As China and the United States already had good cooperation on matters like non-proliferation of weapons of mass destruction, the Iranian nuclear issue, the Korean Peninsula nuclear issue, anti-terrorism, and disaster relief, both sides may resume dialogue and cooperation on these important areas.
The paragraphs above are selective. Please refer to the full text
in Chinese 新华社特约评论员：聚焦合作 中美才能走向更美好的未来
in English Op-Ed: China, U.S. can have better future by focusing on cooperation, which is a word-by-word translation of the Chinese version.
In the spirit of full disclosure and to avoid misunderstandings, let your Pekingnologist stress that he has been employed by Xinhua News Agency since July 2011, and has been writing this PERSONAL, UNPAID newsletter called Pekingnology in his NON-OFFICIAL capacity since late 2020. He has repeatedly made similar disclosures in earlier newsletters, a purposefully provocative About page, and his Twitter bio which mentions @xhnews.
Anything he wrote and is writing now is of his own idea, his own decision-making, and his own responsibility. He wrote - and is writing now - out of his own volition. He has NOT been directed by anybody to write anything here, which is also true with today’s newsletter.
Therefore, this newsletter should NOT be regarded as OFFICIAL or AUTHORITATIVE. It’s purely PERSONAL.
In recent days, weeks, and months, China’s top diplomats have repeatedly signaled the U.S. of Beijing’s readiness to engage while drawing bottom lines. Most recently, State Councilor and Foreign Minister Wang Yi said in a joint interview with Xinhua and China Media Group (CHN)
In recent years, Sino-US relations have fallen into an unprecedented predicament, the root cause of which is the serious deviation in the perception of China by the US administration, which regards China as the so-called greatest threat and thus adopts a completely wrong policy toward China. It has been proven that the U.S. approach of suppressing and containing China and trying to provoke a new "Cold War" is not only seriously damaging to the interests of the two peoples, but also brings great harm to the world, and is doomed to failure and unpopularity.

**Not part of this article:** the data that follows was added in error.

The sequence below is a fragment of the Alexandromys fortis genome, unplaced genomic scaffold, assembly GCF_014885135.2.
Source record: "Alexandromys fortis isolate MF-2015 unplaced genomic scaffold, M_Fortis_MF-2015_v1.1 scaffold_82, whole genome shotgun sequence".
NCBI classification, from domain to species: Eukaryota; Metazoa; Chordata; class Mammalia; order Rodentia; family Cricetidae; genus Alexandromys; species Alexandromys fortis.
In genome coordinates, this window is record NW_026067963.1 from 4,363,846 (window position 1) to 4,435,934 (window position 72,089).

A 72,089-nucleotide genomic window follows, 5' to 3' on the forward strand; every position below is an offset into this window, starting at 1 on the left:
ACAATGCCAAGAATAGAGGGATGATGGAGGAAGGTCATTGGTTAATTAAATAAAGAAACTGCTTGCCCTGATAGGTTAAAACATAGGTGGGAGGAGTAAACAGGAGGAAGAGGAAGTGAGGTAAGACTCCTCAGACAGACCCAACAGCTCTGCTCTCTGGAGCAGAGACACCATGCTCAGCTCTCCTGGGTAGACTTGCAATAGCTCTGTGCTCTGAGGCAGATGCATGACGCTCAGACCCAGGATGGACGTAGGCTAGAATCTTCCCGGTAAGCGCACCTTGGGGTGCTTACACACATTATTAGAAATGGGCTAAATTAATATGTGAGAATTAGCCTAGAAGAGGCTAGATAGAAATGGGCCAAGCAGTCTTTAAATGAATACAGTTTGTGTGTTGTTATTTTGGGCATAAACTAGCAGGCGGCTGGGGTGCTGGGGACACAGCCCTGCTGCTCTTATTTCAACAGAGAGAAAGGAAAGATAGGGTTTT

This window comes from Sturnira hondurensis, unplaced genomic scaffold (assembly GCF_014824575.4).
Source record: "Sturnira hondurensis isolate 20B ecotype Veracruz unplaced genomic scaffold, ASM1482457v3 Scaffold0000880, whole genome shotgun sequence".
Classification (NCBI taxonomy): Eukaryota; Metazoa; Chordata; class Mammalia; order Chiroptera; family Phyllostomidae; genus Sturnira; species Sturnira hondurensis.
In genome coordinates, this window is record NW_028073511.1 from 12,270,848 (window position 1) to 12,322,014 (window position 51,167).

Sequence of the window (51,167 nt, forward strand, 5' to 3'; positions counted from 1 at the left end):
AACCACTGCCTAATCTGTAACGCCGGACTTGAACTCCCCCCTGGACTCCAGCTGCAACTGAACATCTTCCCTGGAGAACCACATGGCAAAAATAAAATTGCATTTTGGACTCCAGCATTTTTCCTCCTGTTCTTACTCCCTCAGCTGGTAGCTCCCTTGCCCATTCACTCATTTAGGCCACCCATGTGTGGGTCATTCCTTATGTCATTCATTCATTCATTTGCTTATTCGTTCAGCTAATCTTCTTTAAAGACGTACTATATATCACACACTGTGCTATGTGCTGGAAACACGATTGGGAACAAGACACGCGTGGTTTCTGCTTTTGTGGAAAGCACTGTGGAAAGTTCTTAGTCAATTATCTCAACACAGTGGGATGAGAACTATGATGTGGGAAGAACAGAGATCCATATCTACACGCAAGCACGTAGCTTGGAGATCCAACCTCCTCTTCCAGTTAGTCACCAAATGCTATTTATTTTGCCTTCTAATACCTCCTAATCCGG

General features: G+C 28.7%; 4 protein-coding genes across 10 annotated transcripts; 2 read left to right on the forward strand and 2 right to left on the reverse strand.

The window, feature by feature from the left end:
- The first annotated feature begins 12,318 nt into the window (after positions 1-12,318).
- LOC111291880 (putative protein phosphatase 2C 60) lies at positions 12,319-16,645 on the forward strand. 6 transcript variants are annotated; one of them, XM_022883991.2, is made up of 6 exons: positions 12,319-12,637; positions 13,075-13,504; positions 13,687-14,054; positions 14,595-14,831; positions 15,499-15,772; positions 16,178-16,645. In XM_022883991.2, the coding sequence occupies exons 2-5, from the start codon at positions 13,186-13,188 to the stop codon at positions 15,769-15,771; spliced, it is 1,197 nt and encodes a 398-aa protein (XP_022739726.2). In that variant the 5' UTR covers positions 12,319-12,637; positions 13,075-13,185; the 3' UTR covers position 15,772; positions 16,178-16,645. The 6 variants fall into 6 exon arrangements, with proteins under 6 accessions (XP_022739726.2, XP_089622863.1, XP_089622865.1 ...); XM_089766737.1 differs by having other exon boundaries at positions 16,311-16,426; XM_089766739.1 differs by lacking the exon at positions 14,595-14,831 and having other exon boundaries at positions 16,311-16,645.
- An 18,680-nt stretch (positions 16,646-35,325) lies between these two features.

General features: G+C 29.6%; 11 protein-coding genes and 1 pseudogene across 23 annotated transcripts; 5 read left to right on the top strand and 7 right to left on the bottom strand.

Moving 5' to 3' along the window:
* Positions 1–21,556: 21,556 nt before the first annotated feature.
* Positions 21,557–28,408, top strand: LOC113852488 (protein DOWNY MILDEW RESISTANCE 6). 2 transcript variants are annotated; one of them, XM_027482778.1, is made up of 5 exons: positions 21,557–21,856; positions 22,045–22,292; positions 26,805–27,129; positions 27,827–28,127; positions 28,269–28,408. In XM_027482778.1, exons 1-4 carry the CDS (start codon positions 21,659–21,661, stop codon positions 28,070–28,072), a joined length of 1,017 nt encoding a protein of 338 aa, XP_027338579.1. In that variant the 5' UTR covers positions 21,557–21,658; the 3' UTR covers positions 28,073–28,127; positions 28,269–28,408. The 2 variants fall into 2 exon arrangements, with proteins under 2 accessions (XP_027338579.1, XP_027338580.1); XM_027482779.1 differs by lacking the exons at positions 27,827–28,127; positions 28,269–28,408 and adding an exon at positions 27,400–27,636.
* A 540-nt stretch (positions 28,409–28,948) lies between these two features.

At present, China-US relations have come to a new crossroads, and a new window of hope is expected to open. We hope that the new U.S. administration will regain rationality and reopen dialogue, so that relations between the two countries can get back on track and restart cooperation.
For China's part, our policy toward the United States maintains continuity and stability, and we are willing to develop with the U.S. a Sino-U.S. relationship with coordination, cooperation and stability as its keynote. China has never interfered in the internal affairs of the United States and is willing to live in peace with the United States and cooperate for a win-win situation. Likewise, the U.S. side should respect the social system and development path chosen by the Chinese people, and respect the legitimate rights of the Chinese people to pursue a better life.
We know that some on the U.S. side are anxious about China's rapid development, but the most sustainable lead is to keep improving oneself, not blocking the development of other countries. The world of the future should not and cannot allow China to become the United States, but rather the United States should make itself a better America, and China will certainly become a better China. We believe that as long as the U.S. side learns its lessons in time and truly moves in the same direction as the Chinese side, China and the U.S. can fully resolve conflicts and differences through dialogue, expand common interests through cooperation, find a model for the two countries to get along with each other that will benefit both countries and the world, and open up the prospect of development that follows the direction of history.
Cartoon by my friend who goes by the name Mondphase.